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Www.tyndall.ie 1 Semiconductor processing Lecture 1- Resists, lithography and mask design Dr. James R O’Callaghan 23 rd September 2013.

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Presentation on theme: "Www.tyndall.ie 1 Semiconductor processing Lecture 1- Resists, lithography and mask design Dr. James R O’Callaghan 23 rd September 2013."— Presentation transcript:

1 1 Semiconductor processing Lecture 1- Resists, lithography and mask design Dr. James R O’Callaghan 23 rd September 2013

2 2 Processing The simplest form of a semiconductor device is a PN junction i.e. a diode. However, how do you turn a p and n type semiconductor into an actual device? The technologies involved are all intertwined but can be separated into resists, lithography, thin film deposition and etching. These allow us to form the structures the create the actual physical device.

3 3 Lithography Lithography from Greek λίθος - lithos, 'stone' + γράφειν - graphein, 'to write‘.λίθοςγράφειν Is a process of transferring information onto a substrate so that the substrate’s nature can be changed. The predefined pattern is referred to as a mask and is usually defined in terms of transmission of an activating light source onto a responsive polymer on the surface of the substrate.

4 4 The basics Or in plain English… Printing a picture of something you want on a wafer There are two components to lithography The mask which defines your pattern. The resist which the pattern is permanently transferred by reacting to the photons (or electrons) transmitted through the mask.

5 5 The basics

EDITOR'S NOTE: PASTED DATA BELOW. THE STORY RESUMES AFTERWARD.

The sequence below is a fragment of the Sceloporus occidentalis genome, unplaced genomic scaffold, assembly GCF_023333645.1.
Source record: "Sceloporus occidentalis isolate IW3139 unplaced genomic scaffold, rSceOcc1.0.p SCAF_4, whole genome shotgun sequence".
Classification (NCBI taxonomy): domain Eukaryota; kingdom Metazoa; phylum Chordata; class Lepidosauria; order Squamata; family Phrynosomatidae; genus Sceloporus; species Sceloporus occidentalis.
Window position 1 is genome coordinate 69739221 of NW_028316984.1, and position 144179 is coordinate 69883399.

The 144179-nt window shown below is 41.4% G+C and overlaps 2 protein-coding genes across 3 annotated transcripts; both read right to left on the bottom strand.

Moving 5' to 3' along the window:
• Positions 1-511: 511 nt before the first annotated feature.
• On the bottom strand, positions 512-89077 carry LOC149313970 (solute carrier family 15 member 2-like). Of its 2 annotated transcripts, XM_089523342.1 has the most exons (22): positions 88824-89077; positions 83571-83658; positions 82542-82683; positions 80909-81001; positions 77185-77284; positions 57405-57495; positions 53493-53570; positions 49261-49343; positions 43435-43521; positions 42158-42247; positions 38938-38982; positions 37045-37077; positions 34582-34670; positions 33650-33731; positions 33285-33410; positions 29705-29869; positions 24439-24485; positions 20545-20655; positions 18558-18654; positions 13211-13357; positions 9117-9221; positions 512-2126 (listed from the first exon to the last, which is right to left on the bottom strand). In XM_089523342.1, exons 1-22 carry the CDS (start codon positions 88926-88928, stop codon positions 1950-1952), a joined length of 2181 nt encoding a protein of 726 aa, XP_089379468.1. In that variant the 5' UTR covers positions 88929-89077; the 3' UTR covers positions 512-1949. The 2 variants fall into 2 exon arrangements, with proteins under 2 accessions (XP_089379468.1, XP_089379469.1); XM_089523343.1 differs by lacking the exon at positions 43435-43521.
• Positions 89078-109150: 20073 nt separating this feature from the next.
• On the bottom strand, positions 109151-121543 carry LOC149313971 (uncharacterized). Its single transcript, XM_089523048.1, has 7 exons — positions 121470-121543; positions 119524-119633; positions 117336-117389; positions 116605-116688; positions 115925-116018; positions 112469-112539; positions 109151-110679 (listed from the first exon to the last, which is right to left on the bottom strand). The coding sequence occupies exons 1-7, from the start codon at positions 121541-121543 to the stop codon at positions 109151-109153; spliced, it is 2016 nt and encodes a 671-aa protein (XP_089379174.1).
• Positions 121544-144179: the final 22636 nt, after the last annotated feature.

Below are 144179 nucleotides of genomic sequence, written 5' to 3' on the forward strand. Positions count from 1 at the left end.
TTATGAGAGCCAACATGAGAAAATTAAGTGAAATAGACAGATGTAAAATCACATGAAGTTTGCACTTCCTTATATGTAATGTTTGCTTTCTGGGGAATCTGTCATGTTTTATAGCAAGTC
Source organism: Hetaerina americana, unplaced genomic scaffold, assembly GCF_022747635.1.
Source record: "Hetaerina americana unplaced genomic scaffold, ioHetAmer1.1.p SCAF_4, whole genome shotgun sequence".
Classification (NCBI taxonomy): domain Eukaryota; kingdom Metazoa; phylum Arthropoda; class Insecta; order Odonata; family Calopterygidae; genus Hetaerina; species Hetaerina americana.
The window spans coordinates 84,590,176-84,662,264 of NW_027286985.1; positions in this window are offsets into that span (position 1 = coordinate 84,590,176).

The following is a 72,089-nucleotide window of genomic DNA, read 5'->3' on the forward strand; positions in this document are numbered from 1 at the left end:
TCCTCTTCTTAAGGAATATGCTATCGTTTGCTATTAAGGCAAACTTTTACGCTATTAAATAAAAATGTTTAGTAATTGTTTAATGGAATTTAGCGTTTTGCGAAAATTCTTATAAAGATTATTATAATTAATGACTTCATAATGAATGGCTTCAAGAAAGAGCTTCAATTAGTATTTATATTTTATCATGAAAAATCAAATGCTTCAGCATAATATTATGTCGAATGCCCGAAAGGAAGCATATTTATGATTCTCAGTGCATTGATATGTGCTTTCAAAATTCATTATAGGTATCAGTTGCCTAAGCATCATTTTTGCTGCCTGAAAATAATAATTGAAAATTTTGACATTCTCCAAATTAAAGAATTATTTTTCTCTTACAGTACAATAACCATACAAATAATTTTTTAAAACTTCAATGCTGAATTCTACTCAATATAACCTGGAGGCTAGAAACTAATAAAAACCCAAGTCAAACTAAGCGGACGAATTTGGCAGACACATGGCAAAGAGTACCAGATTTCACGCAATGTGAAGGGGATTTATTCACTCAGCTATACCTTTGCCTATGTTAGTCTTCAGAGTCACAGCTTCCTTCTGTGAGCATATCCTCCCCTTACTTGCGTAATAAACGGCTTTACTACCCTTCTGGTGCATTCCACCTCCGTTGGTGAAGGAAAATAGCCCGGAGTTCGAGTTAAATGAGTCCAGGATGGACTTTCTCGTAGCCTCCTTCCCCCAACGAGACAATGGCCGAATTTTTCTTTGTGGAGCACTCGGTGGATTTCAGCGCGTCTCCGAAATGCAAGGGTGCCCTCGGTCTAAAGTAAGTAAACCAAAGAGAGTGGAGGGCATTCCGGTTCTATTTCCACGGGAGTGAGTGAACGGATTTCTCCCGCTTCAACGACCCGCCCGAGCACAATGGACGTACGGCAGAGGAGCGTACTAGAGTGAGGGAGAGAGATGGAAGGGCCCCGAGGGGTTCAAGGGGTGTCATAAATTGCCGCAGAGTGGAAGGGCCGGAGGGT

6 6 Resist deposition The resist is deposited on the surface of the substrate which is held in place by a vacuum. A short pre-spin spread the resist more evenly over the wafer then the main-spin spins the resist to the required thickness. The higher the spin speed the thinner the resist. Preparation of the resist is concluded by a pre-bake/softbake, where the wafer is a gently heated on a hotplate to evaporate the resist solvent and to partially solidify the resist (stop it sticking to the mask). –SPIN CURVE

7 7 Resolution Depends on 3 main factors 1.Wavelength of the system: The shorter the wavelength the smaller the feature size. This is because lower wavelengths suffer from diffraction less and can be focused to a smaller spot size (in the case of direct write i.e. e-beam) or diffract less from the edge of the mask features. UV (365nm) – typical feature size ~ 0.5µm DUV(248nm) ~ 0.3µm e-beam <100nm. 2.The system employed: Contact, proximity, stepper, direct write. How good are it’s optics? The closeness of the mask to the resist etc. 3.The resist: The thinner the resist the sharper your image. However, the thinner your resist the less masking you achieve i.e. thin resist sharp image but useless for deep etching as the resist will have ablated during the process. There are ways around this but it all depends on your process and its limitations

8 8 Lithography (overview)

9 9 Types of lithography TypeProsCons ContactFast, cheap fair resolutionWafer contamination limited resolution ProximityFast, CheapPoor resolution ProjectionFast, good resolutionVery expensive Direct writeGood resolutionSlow and expensive

10 10 Imprint lithography Imprint lithography. The pattern in pressed onto the surface on the wafer as the mask is structured. The resist is cured (thermally or using UV light) and the mask is released. The advantage of this is resolution and print time.

11 11 The Mask aligner After the wafer is loaded and the WEC is complete lithography can proceed. Generally the microscope is a split field (allows you to look at two different locations at the same time) The wafer is in separation mode from the mask. The mask is stationary and the wafer is moved about under the mask aligning the mark on the wafer to that on the mask (X, Y and θ). When it is aligned it is brought into contact and then exposed.

12 12 The Mask Aligner 2 Now your wafer is covered in resist it’s ready for lithography. The dosage (exposure time) is defined by the thickness of the resist. This is set by the manufacturer for a particular resist thickness. Variance from this requires process development. In the Tyndall the most common lithography is contact lithography. The wafer is placed on the chuck and loaded into the machine. The mask and chuck are kept in place by a vacuum. The chuck the lifts up comes into contact with the mask and performs a WEC sequence. It the comes into separation so the wafer can be moved around under the mask.